June market stats have been published by the NWMLS. Here’s a link to the NWMLS press release (not yet live as of this posting).
As requested, here are the full monthly stats from the NWMLS “July” report. Before we get into the numbers though, there are two key points that I’d like to try to clarify.
First, thanks to some in-system sleuthing by Seattle Bubble regular Kary L. Krismer, we believe we have discovered the explanation for July’s 200+ magical mystery sales. Basically it appears that when the NWMLS puts out their monthly reports, the sales counts are not really the number of sales that happened in the reported month. These counts also include sales that took place in previous months, but were updated in the system by member agents during the reported month.
In other words, the extra 200+ sales in July’s report were actually sales that took place in June (or possibly further back). Kary explains:
In 2009 the average number of late reported transactions each month was about 110-115. April, June and July 2010 saw significant increases, and were all higher than any month in 2009. Those late sales have to be reported sometime, and in just one week in July over 100 late sales from June were reported. That one week would have been pretty close to an entire typical month for all prior months in 2009.
As for the reason for the increase, again one of my guesses is Matrix. It kicked in during May, and the beginning of May is when many of the sales from April should have been reported (due to how many sales close at the end of a month). April had twice as many sales reported late as March.
So anyway, it appears much of the problem is due to agents, and specifically agents using the new Matrix system. Remember that many agents might not have a sale for a two month period, so three months into this there are some agents who still have not reported a sale, and have not learned how to do it.Numbers from NWMLS sources but not complied or guaranteed by the NWMLS.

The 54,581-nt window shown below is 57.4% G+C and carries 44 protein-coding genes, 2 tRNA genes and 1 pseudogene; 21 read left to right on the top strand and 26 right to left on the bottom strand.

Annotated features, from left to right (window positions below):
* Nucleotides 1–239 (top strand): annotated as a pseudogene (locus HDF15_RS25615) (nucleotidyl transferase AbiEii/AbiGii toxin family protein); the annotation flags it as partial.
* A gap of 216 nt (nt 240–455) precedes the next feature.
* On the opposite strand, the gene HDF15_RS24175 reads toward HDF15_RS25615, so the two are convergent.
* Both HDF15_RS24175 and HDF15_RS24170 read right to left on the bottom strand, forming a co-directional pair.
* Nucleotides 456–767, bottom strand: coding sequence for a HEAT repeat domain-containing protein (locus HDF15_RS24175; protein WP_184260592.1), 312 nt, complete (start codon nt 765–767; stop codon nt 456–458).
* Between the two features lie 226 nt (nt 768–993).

At least we have solved the mystery. Unfortunately this means that the monthly stats from the NWMLS are much less useful than I had believed them to be. They’re still decent for showing general trends, but if you really want to know what actually happened just in July, you’ll have to look elsewhere.
The second point I’d like to spend a little time on is the median price. We have covered this topic in a fair degree of detail here in the past, and I highly recommend you read the first portion of this post for a quick refresher.
The important thing to remember when looking at July’s median price data is that between June and July a large portion of the low end of the market basically vanished. Since sales distribution is an inherent factor that drives the median price, the expected result of a disappearing low end would be an increase in the median. Incidentally, that happens to be exactly what happened, as King County’s SFH median jumped up 4.4% in a single month.
Unfortunately, this bump in the median only really tells us what we already knew: that sales of cheaper homes fell off in July. What it does not tell us is that the actual value of individual homes is actually on the rise. We can say “the median price of houses sold in King County was up 4% in July from a year earlier,” but that basically means squat when it comes to home values.
So, with those two points in mind, hit the jump if you’d like to check out this month’s misleading NWMLS data.
Here’s your King County SFH summary, with the arrows to show whether the year-over-year direction of each indicator is favorable or unfavorable news for buyers and sellers (green = favorable, red = unfavorable):
|Months of Supply||5.47||+3.1%||+38.7%|
Here’s your closed sales yearly comparison chart:
We got the drop we were expecting to see, but the messed-up way the NWMLS reports “monthly” statistics hid the true severity of the fall.
Here’s the graph of inventory with each year overlaid on the same chart.
Woo, 10,000. I wonder if we’ll manage to break 11,000 this year.
Here’s the supply/demand YOY graph. In place of the now-unreliable measure of pending sales, the “demand” in this chart is represented by closed sales, which have had a consistent definition throughout the decade.
Despite the NWMLS monkeying with the data, the sales and listings YOY lines crossed back into strong buyer’s market territory in July.
Here’s the median home price YOY change graph:
See the note above about what this is really telling us.
And lastly, here is the chart comparing King County SFH prices each month for every year back to 1994.
Even still, the median barely edged above 2005 levels.
Tomorrow we’ll check out all the local news reports and see if any of them managed to find the real story this month.